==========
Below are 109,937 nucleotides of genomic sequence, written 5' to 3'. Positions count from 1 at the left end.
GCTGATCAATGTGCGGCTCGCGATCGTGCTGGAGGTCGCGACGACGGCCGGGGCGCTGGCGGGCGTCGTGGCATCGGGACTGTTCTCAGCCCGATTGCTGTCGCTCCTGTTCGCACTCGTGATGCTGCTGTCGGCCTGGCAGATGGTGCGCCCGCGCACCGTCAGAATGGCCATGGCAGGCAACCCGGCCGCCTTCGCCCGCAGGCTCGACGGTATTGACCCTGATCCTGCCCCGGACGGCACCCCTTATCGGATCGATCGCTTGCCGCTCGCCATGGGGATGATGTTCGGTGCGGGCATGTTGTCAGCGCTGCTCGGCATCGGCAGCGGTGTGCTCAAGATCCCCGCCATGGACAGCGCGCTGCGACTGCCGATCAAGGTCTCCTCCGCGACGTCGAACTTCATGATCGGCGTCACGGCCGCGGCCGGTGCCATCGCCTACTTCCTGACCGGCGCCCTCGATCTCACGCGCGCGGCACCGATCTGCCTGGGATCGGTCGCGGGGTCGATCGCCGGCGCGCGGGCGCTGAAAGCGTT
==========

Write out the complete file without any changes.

Below are 109,937 nucleotides of genomic sequence, written 5' to 3'. Positions count from 1 at the left end.
GCTGATCAATGTGCGGCTCGCGATCGTGCTGGAGGTCGCGACGACGGCCGGGGCGCTGGCGGGCGTCGTGGCATCGGGACTGTTCTCAGCCCGATTGCTGTCGCTCCTGTTCGCACTCGTGATGCTGCTGTCGGCCTGGCAGATGGTGCGCCCGCGCACCGTCAGAATGGCCATGGCAGGCAACCCGGCCGCCTTCGCCCGCAGGCTCGACGGTATTGACCCTGATCCTGCCCCGGACGGCACCCCTTATCGGATCGATCGCTTGCCGCTCGCCATGGGGATGATGTTCGGTGCGGGCATGTTGTCAGCGCTGCTCGGCATCGGCAGCGGTGTGCTCAAGATCCCCGCCATGGACAGCGCGCTGCGACTGCCGATCAAGGTCTCCTCCGCGACGTCGAACTTCATGATCGGCGTCACGGCCGCGGCCGGTGCCATCGCCTACTTCCTGACCGGCGCCCTCGATCTCACGCGCGCGGCACCGATCTGCCTGGGATCGGTCGCGGGGTCGATCGCCGGCGCGCGGGCGCTGAAAGCGTT